The Big Gay Foodie

The Big Gay Al's Food Adventures

Gin Infused Bacon

Two of my favourite things are Gin and Bacon, and following a previous less successful attempt, I decided to try again at combining the two. While Bacon Flavour Gin sounds rather repulsive, I was able to easily imagine gin flavours working well with bacon. After all, gin itself is really a flavourless liquid, it is the botanicals that give it it’s distinctive flavour, most prominently Juniper. The other botanicals vary by brand are are often part of secret recipes handed down through generations. The current gin craze however has meant much more information is readily available regarding the flavours used, and many people add botanicals to their gin to infuse further.

The exotic flavours of juniper, star anise, pepper, lime, cardamon have been used with meats in the UK for a long time, and these combined with an otherwise rather bland pork joint seemed a great opportunity.

IMG_5647

I used:

  • 525g Pork Loin Joint
  • 12 Juniper Berries
  • Zest 1 Lime
  • 1 tsp Pink Peppercorns
  • 2 Cardamon Pods
  • 1/2 Star Anise
  • 25ml Gin (Gordon’s Export Strength)
  • 16g Curing Salt
  • 100g Granulated Sugar
  • 25g Coarse Sea Salt

IMG_5656Grind the juniper, pink peppercorns, cardamon, star anise and the lime zest with a pestle and mortar or in a spice grinder. Add to the salt, curing salts, sugar and then add the gin and combine to form a thick chunky paste. Smear this paste all over the pork, ensuring that it is well covered all over. I usually do this inside a large ziplock bag which I then seal and can massage the meat without having to open the bag.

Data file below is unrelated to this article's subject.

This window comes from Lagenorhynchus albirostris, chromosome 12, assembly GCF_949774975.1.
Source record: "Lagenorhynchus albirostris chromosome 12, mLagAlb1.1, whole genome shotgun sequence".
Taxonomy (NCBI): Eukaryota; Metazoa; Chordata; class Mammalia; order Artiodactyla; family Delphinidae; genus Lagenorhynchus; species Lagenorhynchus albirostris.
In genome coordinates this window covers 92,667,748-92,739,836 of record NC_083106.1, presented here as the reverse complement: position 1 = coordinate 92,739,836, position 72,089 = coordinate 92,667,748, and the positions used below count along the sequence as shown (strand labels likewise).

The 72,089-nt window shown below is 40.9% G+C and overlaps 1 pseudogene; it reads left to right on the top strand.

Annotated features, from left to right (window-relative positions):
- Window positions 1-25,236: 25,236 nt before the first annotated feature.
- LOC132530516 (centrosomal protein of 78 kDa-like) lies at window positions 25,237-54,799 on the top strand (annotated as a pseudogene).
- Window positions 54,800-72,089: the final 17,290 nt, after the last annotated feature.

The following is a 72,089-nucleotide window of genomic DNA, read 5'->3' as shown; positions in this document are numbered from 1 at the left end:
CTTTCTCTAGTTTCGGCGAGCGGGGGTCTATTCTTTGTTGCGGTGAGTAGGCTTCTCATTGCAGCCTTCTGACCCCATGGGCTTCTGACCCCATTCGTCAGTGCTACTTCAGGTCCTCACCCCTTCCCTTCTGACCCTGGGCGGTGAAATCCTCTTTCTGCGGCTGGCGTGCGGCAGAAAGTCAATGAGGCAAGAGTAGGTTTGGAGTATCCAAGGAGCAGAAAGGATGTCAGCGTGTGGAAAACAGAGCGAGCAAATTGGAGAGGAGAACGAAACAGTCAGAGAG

At this stage, refrigerate and turn/massage the meat in the bag daily. You should find liquid gathering in the bag as the salt draws it out of the pork. Some recipes will tell you to remove this juice, however I leave it in the bag as this contains the flavours we are trying to infuse into the pork. You should be able to feel the pork joint get harder, almost as if it were cooking. this is the curing process taking place.

The cure takes about 2 days to penetraIMG_5657te 1 inch into the meat, so the thicker the joint the longer you need to keep it in the cure mix, making sure to turn and massage the meat daily. For a typical pork loin joint I find 7 days is about right. At this stage remove the pork loin and rinse it thoroughly in running cold water.

The next stage is to air dry the bacon. Having rinsed the bacon, pat it dry with paper towel and place in a dish on a rack. I use a spare clean grill pan and rack from the oven. Now place this back in the fridge in a colder section towards the bottom, but not in a drawer as you want clear air flow around the joint. Initially the surface of the joint will feel tacky and a little sticky. You should find that this goes with a few days air drying in the fridge – for a piece around 1/2 kg in weight I would usually dry for at least 3 days and up to a week.

Now your bacon should be ready!

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